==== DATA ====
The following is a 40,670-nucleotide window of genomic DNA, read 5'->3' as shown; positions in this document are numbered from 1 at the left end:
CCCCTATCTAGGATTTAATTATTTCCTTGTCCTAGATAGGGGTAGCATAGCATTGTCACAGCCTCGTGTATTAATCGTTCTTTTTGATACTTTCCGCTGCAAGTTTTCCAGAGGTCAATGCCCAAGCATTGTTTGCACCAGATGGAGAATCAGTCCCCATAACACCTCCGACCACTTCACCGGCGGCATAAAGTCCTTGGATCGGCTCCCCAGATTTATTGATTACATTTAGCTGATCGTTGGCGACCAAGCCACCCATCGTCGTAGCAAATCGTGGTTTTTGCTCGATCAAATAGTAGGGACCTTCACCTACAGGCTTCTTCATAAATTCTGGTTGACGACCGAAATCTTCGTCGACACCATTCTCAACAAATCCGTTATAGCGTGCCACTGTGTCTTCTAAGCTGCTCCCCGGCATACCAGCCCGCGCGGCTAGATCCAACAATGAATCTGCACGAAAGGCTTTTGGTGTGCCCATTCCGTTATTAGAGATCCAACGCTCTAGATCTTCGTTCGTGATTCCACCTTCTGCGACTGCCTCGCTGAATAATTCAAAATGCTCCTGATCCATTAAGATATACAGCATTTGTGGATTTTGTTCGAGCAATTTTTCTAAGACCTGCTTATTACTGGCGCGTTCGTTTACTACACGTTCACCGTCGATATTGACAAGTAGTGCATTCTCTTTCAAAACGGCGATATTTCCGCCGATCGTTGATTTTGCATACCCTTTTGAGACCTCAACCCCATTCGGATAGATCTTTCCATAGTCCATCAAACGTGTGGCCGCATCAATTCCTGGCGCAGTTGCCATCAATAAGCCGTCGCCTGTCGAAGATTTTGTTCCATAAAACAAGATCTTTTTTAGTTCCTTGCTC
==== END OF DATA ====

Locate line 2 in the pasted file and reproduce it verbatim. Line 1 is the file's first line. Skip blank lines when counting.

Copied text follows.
CCCCTATCTAGGATTTAATTATTTCCTTGTCCTAGATAGGGGTAGCATAGCATTGTCACAGCCTCGTGTATTAATCGTTCTTTTTGATACTTTCCGCTGCAAGTTTTCCAGAGGTCAATGCCCAAGCATTGTTTGCACCAGATGGAGAATCAGTCCCCATAACACCTCCGACCACTTCACCGGCGGCATAAAGTCCTTGGATCGGCTCCCCAGATTTATTGATTACATTTAGCTGATCGTTGGCGACCAAGCCACCCATCGTCGTAGCAAATCGTGGTTTTTGCTCGATCAAATAGTAGGGACCTTCACCTACAGGCTTCTTCATAAATTCTGGTTGACGACCGAAATCTTCGTCGACACCATTCTCAACAAATCCGTTATAGCGTGCCACTGTGTCTTCTAAGCTGCTCCCCGGCATACCAGCCCGCGCGGCTAGATCCAACAATGAATCTGCACGAAAGGCTTTTGGTGTGCCCATTCCGTTATTAGAGATCCAACGCTCTAGATCTTCGTTCGTGATTCCACCTTCTGCGACTGCCTCGCTGAATAATTCAAAATGCTCCTGATCCATTAAGATATACAGCATTTGTGGATTTTGTTCGAGCAATTTTTCTAAGACCTGCTTATTACTGGCGCGTTCGTTTACTACACGTTCACCGTCGATATTGACAAGTAGTGCATTCTCTTTCAAAACGGCGATATTTCCGCCGATCGTTGATTTTGCATACCCTTTTGAGACCTCAACCCCATTCGGATAGATCTTTCCATAGTCCATCAAACGTGTGGCCGCATCAATTCCTGGCGCAGTTGCCATCAATAAGCCGTCGCCTGTCGAAGATTTTGTTCCATAAAACAAGATCTTTTTTAGTTCCTTGCTC